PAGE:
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I remember the first time we met face to face, 25 years ago.  Before that we’d been communicating internally 24/7 for the longest 9 months of my life.  The last week was the toughest, being hospitalized with pre-eclampsia waiting for the pending birth.  Even with two Pitocin jump starts, it didn’t happen.  Six days later an emergency cesarean was performed.  When I finally got to see him, I was in awe of this tiny creature that I grew in my stomach, especially since I can’t even keep a plant alive.  I looked at him and said “So you’re the one who’s been kicking me in the stomach all this time.  Hi, I’m mommy.”  He never woke up as I professed my love and intention of giving him the best life I could offer.   He still didn’t wake up as I smothered him in kisses drinking in the new baby smell that I just couldn’t get enough of.  He did however, wake up screaming when he wanted to eat.  Fantasy over, reality kicks in and right off the bat he wouldn’t nurse.  Screaming at the top of his little lungs, the doctor doing rounds poked his head in my room and joked “he must be an ass man”, which I didn’t find funny as the shreeking shrill of my newborn filled the hospital hallway.  He’s been a fussy eater ever since.

No one can ever predict the fate of their child.  As parents, we do the best we can in guiding, directing and teaching them to grow up and be well-rounded adults.  In a perfect world, both parents take turns in the teaching process and with luck and skill the child learns the best from both.  Then real life sets in and determines what you’ll really be teaching your child, by example.  No matter what you tell  them, it’s what you do that they focus on and learn from.  He was just a year old when his dad and I separated and barely two when we divorced.  I had a long road ahead of me but I was up for the challenge with my little shadow beside me.  I contoured my entire life around him, dating only every other weekend when he was with his dad.  We were (are) tight and the bond just got tighter through the years.  It’s still the deepest love I’ve ever known.

Fast forward 25 years later…

I used to think I was lucky to have such a great kid.  I never had a single problem with Jeff regarding police, school, parents, kids, etc.  Never.  He’s always been focussed, excelled in school and sports and highly respected by his peers, adults, coaches, teachers, neighbors and his family.   There were no pre-martial pregnancies, drunken stupers, drugs, fights, thefts, etc.  He’s always been honest, respectful, helpful and kind.  I trusted him and believed in him, and I still do. 

Then one day it hit me.  I wasn’t lucky… hell no, I did this!  I spent the last 25 years as a strict single parent making sure my son was guided down a path that would surely turn him into an honest, successful, ‘good’ adult, and it paid off.  I couldn’t be any prouder of him.  He’s exactly the young man any parent would like to see their daughter bring home.  He’s well-respected, highly intelligent and successful in life.  Graduating with honors from college, he now works full-time and spends his free time playing in three basketball leagues and hanging out with friends.

We celebrated his birthday Friday night.  I bought him a 46″ Samsung Smart TV.  This thing does everything and he was delighted.  I had made him a birthday cake earlier in the week and stashed it in the freezer.  I brought it out after his birthday dinner.  Today is his actual birthday and I gave him a few small gifts to open.  I presented him with the very last piece of his childhood puzzle; the bonds he received at his Christening.  They mature today, 25 years later.  He’s a full-grown man and he’s talking about getting his own place now that he’s financially secure.  I saw him light up when he got a special phone call this morning.  I think that was the best gift he could have ever gotten.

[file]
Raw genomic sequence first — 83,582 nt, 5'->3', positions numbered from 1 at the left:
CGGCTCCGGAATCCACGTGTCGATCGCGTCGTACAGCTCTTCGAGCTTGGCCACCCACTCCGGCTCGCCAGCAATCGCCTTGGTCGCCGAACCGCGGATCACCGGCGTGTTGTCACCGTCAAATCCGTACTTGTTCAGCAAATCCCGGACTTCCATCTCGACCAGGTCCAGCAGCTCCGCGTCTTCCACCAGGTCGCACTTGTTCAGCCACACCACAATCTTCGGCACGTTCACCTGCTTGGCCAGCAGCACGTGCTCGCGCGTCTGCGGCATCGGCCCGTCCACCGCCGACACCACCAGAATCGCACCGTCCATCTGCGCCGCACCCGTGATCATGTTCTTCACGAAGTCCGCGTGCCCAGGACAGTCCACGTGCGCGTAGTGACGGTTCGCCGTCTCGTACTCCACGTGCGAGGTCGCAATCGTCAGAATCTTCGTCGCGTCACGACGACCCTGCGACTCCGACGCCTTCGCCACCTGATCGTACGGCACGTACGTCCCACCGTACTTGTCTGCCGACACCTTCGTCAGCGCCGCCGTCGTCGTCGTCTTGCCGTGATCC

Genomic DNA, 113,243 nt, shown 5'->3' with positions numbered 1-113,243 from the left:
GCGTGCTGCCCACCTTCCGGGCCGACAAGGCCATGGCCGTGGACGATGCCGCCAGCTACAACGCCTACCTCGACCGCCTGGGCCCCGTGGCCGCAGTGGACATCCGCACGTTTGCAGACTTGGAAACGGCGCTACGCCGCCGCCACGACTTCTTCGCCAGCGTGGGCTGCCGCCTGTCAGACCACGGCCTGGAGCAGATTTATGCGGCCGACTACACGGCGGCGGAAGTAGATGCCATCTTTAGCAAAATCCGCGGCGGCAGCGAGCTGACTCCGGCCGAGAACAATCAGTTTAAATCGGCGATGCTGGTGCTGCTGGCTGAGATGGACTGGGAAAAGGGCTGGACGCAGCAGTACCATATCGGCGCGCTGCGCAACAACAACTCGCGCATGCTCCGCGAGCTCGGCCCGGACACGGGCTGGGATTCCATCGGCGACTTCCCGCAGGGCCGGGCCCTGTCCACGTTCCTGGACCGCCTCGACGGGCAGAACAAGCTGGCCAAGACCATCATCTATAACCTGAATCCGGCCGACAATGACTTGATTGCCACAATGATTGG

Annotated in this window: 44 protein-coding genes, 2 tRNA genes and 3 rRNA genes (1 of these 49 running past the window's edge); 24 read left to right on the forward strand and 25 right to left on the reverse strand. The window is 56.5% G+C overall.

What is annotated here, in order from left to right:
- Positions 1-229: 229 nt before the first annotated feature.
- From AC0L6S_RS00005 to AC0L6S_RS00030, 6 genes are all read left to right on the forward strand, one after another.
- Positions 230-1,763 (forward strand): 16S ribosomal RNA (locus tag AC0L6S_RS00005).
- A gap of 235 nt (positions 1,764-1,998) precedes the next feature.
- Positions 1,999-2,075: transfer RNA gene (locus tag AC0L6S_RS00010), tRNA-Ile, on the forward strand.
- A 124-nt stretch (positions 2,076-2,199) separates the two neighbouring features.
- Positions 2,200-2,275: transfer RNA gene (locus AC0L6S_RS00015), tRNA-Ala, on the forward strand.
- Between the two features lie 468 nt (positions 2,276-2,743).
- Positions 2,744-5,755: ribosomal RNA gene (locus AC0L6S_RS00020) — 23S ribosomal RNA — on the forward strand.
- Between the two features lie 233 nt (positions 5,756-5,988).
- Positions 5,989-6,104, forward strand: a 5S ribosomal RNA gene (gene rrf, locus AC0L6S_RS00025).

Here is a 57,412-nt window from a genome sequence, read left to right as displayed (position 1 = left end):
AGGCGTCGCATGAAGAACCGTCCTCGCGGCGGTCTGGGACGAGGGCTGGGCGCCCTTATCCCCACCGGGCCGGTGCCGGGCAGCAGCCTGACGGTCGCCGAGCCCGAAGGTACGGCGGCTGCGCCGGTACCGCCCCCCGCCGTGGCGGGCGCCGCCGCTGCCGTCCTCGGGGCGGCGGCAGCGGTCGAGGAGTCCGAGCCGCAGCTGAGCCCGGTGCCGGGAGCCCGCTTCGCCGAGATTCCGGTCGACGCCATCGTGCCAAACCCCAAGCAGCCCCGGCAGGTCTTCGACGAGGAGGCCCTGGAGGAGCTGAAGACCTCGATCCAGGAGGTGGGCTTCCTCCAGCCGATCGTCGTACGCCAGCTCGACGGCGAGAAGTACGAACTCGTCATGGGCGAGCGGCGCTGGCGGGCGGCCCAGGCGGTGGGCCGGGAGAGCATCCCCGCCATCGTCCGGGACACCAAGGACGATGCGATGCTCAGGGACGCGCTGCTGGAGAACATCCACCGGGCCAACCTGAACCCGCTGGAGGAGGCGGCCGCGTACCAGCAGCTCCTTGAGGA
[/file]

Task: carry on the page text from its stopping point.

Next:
Just as I altered my life when he was born, I’ll alter my life again as he prepares to leave the nest.  It’s been the best 25 years of my life. 

I look forward to see what’s in store for the next 25 years.

Happy Birthday Sweetheart! 

Love you!

25 bday cake

That’s a Good Day

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New England winters can be brutal.  Whipping winds, cold temperatures, and snow… lots and lots of snow.  For the most part, if you grow up in New England, you’d better find something to do outside or you’ll end up going stir crazy sitting in the house for a good 4 to 5 months until Spring breaks.  When I was a kid my neighborhood was full of kids.  We would all build a fort in our respective yards, then we’d have snowball fights using the forts as safe zones.  It was a blast, lasting hours and hours.  Since all the yards were fence free, we would travel from yard to yard, snowballs in hand.  By the time we were forced into the house, we were all blue from the cold, soaking wet and just waiting till we could go outside again.  As we got a little older, we realized snow was a good way to make money.  So, as young teens, shovels in hand, we trekked up and down, house to house, shovelling driveways, walkways and cleaning off cars.  Since competition was stiff in the neighborhood, I decided to venture down to the town square where I hit pay dirt when one of the pharmacy’s hired me to shovel the sidewalk and banking in front of the store.  I held that job every winter, every storm. Cha-ching!  I didn’t even notice that it took me longer to walk there than it did to shovel.  I stopped going house to house and relied on my one job for extra cash for skiing.  By my late teens I was dating a serious skier and we skied every chance we got.  Up early, skiing all day, dinner and hot cocoa by the fire.  Those were the days.

Over the past four years or so, I’ve been introduced to another winter activity that I’ve always heard of, but never done, or ever seen done, except for in the movies.  Ice Fishing.  When I think of Ice Fishing, I think of a  hand-chipped hole in the ice with a man in an Eskimo coat standing over it casting a rod in the freezing cold.  In my mind, this man is always alone.  Maybe that’s what I saw in a movie as a child but that couldn’t be any further from the way it’s done today.  It’s an art, a craft and a social gathering, to say the least.  In fact, although the goal is to catch fish, fishing is the activity that’s done the least.